Sandusky Register: Your politics are largely libertarian, but you also seem to be a bit of an old school Tory. You are in favor of the monarchy, for example, which isn’t a big strain in American libertarianism since about 1776. How do you define your politics, and what do you call yourself?
Richard Blake: I am a libertarian. That is, I believe that people should be left alone to live as they please. I don’t like our present world of wars and heavy taxation and omnipresent surveillance. Almost inevitably, this makes me a conservative of sorts. One reason for this is that both England and America had more overall freedom in the past than they now have. I grant, two men couldn’t get married before 1914, and they would have gone to prison if caught in bed together. But you could buy guns and drugs without any question. You hardly ever came in contact with the State unless you went to a Post Office or asked a policeman for the time.
The second reason is that there are good abstract arguments for liberty. But the problem with abstract arguments is that they are abstract. Special cases can always be found or made up for state action. What keeps America from becoming a really ghastly police state isn’t arguments about the non-aggression principle, but the wording of a Constitutional document that is generally revered. You can’t burn paedophiles in the town square because there is something in the Constitution about “cruel and unusual punishments.”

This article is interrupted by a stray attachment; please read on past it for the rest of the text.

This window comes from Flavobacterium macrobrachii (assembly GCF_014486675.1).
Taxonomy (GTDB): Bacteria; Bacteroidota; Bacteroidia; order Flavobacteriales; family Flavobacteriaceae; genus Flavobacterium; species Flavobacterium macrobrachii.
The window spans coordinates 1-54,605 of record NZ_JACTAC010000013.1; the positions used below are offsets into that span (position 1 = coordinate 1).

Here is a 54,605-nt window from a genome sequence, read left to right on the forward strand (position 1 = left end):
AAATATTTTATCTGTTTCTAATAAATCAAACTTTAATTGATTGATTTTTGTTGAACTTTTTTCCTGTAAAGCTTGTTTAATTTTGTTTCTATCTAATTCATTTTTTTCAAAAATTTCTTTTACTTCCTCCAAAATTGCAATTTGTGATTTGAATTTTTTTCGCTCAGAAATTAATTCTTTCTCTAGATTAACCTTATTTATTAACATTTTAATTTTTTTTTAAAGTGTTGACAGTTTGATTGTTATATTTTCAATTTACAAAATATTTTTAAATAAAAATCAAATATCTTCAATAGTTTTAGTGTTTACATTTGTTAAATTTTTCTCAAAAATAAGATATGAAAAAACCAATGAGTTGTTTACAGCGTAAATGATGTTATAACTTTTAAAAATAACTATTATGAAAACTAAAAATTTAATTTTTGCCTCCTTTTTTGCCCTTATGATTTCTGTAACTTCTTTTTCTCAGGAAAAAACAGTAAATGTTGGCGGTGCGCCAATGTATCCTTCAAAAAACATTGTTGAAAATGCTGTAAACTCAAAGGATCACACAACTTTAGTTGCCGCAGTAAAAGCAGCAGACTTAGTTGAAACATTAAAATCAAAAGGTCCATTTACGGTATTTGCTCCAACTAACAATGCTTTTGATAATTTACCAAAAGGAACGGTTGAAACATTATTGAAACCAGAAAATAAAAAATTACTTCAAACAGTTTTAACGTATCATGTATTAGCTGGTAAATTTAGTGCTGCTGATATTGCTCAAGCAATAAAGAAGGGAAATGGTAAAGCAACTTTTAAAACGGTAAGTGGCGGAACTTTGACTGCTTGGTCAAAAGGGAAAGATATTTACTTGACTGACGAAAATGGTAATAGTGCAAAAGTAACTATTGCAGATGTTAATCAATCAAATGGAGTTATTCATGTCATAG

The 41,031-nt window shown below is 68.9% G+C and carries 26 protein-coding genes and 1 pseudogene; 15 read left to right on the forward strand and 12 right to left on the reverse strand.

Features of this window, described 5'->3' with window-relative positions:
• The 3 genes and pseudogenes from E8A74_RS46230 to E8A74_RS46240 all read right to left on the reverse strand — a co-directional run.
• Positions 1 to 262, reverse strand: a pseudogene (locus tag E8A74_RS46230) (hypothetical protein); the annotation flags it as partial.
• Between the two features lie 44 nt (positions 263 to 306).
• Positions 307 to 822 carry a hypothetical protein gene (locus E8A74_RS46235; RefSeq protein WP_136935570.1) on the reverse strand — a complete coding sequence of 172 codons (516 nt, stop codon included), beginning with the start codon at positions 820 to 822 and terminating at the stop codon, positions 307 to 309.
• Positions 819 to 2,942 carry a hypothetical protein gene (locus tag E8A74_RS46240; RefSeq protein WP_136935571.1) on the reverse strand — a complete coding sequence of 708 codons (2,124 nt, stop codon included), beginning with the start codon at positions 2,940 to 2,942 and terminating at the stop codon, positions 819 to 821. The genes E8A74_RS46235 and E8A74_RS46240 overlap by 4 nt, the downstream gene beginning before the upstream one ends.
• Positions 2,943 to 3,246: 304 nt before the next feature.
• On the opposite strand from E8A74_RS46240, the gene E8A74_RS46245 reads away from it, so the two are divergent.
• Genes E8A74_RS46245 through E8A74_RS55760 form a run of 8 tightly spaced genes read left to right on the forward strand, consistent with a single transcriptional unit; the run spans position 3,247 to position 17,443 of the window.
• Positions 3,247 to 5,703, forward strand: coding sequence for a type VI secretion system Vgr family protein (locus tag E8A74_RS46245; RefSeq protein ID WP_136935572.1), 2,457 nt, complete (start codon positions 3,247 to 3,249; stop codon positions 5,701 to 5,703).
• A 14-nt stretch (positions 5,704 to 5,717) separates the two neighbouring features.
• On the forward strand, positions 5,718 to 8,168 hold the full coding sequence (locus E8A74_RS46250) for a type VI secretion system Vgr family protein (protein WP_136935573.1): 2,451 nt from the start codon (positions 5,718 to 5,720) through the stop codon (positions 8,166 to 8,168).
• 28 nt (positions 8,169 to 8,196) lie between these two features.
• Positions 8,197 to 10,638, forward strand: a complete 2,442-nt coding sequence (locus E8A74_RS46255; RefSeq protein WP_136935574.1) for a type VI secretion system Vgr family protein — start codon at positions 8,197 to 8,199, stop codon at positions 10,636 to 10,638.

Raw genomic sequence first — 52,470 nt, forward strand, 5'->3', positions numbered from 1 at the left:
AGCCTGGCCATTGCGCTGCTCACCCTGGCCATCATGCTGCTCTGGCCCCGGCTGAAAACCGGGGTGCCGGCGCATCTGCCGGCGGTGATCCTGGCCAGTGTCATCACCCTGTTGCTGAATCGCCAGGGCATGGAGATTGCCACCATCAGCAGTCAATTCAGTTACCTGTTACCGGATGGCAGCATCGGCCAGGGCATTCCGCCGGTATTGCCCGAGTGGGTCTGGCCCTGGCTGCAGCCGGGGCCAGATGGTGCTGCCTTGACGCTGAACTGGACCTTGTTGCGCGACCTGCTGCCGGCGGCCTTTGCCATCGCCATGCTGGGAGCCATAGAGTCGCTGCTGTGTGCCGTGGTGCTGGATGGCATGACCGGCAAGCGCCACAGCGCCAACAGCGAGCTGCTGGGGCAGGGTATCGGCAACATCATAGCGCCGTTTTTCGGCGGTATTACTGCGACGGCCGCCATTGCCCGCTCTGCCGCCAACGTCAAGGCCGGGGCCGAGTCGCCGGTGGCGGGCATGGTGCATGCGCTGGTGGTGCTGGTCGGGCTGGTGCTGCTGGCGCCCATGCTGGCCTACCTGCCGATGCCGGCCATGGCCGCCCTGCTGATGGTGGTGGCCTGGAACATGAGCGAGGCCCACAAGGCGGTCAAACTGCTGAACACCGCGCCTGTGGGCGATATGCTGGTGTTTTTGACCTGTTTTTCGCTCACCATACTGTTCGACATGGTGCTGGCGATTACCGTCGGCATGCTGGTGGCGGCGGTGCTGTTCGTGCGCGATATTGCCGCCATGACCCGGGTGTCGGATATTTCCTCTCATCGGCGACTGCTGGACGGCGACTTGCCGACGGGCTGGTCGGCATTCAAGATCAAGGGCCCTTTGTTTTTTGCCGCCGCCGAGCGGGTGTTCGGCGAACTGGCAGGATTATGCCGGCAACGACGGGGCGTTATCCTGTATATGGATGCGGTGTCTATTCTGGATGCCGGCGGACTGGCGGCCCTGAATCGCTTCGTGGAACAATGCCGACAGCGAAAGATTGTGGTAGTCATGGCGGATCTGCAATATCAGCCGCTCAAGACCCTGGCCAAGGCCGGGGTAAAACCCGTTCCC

It used to be the same in England. We had no written constitution. But freedom was preserved because it was part of an order of things that had lasted since the middle ages. Trial by jury couldn’t be abolished, because it had always existed. It was the same with secret trials and ex post facto laws. If you look at the story of how England lost its freedom, it begins with the assault on customs and institutions that had nothing obvious to do with individual freedom, but that provided the setting within which individual freedom was untouchable. Once those were swept away, the freedoms themselves became isolated oddities that could be abolished as hindrances to some overriding goal – the war on terror, the war on drugs and money laundering, and so forth.
I grew up in a country where you defended trial by jury and the right to silence by saying no to anyone who suggested the judges and lawyers should stop wearing wigs in court. Sadly, that war has now been lost. England is a revolutionary state, and conservatism is no longer an appropriate defence of freedom.
Sandusky Register: One of my favorite interviews is the one that science fiction writer Gene Wolfe did with himself in his book, “The Castle of the Otter.” Please ask yourself a devastatingly clever question, and then answer it.
Richard Blake: The only question I can think of is to ask why I write. The answers are as follows: